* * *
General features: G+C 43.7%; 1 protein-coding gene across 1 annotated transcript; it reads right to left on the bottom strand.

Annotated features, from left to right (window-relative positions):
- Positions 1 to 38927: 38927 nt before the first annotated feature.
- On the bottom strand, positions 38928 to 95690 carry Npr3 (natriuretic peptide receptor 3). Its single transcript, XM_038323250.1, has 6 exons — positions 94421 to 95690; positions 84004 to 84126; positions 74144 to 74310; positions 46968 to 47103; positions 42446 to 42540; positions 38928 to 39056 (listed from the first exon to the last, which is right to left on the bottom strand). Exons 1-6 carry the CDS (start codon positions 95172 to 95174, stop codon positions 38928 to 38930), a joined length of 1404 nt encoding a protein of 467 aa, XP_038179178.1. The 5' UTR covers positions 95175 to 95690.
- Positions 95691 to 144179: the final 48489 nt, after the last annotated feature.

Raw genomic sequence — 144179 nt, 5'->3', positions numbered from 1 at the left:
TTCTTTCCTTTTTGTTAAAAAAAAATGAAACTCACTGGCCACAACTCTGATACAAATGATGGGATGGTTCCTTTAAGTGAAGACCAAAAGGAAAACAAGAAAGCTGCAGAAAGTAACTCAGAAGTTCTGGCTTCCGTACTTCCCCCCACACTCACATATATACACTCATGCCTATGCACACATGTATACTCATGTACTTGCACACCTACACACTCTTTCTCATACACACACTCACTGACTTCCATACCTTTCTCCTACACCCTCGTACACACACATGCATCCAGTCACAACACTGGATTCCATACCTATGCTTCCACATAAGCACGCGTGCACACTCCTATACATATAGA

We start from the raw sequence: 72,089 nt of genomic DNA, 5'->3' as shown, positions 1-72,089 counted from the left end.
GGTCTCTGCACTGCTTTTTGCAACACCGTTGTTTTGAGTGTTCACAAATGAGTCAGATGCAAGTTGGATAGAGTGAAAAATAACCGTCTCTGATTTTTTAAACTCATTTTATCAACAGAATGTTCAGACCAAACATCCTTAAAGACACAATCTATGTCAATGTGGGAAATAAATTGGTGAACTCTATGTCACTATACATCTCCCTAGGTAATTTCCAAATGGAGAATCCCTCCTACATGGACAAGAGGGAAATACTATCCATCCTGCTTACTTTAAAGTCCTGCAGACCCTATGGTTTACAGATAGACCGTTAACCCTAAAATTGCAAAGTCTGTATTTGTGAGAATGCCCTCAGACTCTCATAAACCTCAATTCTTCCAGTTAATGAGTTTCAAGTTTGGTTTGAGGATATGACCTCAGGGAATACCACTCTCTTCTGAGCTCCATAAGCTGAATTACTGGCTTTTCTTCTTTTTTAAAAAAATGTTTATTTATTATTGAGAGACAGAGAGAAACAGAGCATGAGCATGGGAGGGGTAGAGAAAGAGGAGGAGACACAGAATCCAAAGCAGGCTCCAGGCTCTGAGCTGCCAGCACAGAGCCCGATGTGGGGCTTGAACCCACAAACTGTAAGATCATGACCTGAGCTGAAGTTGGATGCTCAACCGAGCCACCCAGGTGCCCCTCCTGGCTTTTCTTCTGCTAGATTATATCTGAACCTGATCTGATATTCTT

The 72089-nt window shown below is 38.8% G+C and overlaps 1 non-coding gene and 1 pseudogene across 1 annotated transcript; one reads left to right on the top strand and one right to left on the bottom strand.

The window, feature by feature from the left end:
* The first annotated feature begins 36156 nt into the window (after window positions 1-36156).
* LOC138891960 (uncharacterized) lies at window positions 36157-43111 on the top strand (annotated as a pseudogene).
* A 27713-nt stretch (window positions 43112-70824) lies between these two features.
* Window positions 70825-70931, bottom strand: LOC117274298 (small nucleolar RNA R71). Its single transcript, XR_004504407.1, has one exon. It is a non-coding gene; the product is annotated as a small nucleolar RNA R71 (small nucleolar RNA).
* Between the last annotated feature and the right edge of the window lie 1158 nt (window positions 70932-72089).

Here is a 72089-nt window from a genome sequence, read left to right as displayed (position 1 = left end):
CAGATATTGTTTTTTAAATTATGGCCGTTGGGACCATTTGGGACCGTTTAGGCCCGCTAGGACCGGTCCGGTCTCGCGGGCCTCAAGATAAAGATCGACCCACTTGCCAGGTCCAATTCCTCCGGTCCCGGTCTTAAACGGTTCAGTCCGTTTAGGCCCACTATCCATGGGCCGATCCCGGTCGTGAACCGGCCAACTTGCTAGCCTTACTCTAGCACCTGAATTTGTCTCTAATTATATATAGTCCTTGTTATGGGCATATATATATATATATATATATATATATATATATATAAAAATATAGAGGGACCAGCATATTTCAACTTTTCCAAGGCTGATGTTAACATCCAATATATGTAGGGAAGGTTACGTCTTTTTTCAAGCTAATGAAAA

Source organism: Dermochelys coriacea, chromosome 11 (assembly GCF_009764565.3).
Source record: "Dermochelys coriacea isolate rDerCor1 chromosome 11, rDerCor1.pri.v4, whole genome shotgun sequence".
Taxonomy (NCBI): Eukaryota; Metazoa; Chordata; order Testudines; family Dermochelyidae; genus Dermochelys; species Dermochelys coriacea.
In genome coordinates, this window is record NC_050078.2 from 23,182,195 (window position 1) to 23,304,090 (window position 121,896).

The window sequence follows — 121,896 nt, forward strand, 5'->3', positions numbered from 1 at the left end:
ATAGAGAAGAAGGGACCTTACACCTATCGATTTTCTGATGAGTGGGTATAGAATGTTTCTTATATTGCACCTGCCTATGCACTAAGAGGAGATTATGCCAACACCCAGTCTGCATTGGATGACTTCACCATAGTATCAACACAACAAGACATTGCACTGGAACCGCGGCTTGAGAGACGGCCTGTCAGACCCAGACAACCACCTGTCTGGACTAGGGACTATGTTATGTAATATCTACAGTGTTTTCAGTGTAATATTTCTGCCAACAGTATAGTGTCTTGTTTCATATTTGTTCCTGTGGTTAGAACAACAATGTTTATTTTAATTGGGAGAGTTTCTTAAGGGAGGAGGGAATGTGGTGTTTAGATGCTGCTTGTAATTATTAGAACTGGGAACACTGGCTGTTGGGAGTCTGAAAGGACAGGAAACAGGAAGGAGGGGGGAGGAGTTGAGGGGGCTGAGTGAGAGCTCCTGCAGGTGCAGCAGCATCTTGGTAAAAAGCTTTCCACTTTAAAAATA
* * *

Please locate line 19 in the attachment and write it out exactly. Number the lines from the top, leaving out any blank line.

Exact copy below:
Source organism: Dermochelys coriacea, chromosome 11 (assembly GCF_009764565.3).